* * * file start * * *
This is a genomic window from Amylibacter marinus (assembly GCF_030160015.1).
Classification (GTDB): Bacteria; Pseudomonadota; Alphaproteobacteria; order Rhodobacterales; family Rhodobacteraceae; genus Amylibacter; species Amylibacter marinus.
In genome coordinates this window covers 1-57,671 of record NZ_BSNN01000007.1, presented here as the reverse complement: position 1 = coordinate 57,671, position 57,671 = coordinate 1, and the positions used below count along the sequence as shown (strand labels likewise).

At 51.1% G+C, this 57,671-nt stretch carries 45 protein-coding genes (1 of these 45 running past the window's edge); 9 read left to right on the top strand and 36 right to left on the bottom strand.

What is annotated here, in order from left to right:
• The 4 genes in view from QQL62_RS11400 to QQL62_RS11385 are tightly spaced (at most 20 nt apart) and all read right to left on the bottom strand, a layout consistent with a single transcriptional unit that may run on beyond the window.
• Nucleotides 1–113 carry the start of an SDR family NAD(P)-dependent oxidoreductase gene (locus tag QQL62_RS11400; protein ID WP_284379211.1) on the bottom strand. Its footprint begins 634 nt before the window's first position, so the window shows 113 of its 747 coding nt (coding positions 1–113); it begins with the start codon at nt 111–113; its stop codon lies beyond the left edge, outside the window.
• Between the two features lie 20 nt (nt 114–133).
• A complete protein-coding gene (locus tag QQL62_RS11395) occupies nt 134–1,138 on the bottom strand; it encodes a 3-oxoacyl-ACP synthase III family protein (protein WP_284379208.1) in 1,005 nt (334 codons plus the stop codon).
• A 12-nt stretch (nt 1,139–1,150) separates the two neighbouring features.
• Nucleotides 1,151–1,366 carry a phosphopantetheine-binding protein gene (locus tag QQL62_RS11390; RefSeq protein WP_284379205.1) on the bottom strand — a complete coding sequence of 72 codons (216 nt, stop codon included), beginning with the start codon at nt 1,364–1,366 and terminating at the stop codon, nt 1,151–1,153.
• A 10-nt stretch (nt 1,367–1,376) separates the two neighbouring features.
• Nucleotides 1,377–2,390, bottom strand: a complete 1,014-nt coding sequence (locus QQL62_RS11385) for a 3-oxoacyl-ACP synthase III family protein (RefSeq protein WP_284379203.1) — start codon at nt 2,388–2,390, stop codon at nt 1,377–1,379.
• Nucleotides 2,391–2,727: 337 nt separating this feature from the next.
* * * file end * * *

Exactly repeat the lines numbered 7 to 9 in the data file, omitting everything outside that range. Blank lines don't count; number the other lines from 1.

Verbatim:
• Nucleotides 1–113 carry the start of an SDR family NAD(P)-dependent oxidoreductase gene (locus tag QQL62_RS11400; protein ID WP_284379211.1) on the bottom strand. Its footprint begins 634 nt before the window's first position, so the window shows 113 of its 747 coding nt (coding positions 1–113); it begins with the start codon at nt 111–113; its stop codon lies beyond the left edge, outside the window.
• Between the two features lie 20 nt (nt 114–133).
• A complete protein-coding gene (locus tag QQL62_RS11395) occupies nt 134–1,138 on the bottom strand; it encodes a 3-oxoacyl-ACP synthase III family protein (protein WP_284379208.1) in 1,005 nt (334 codons plus the stop codon).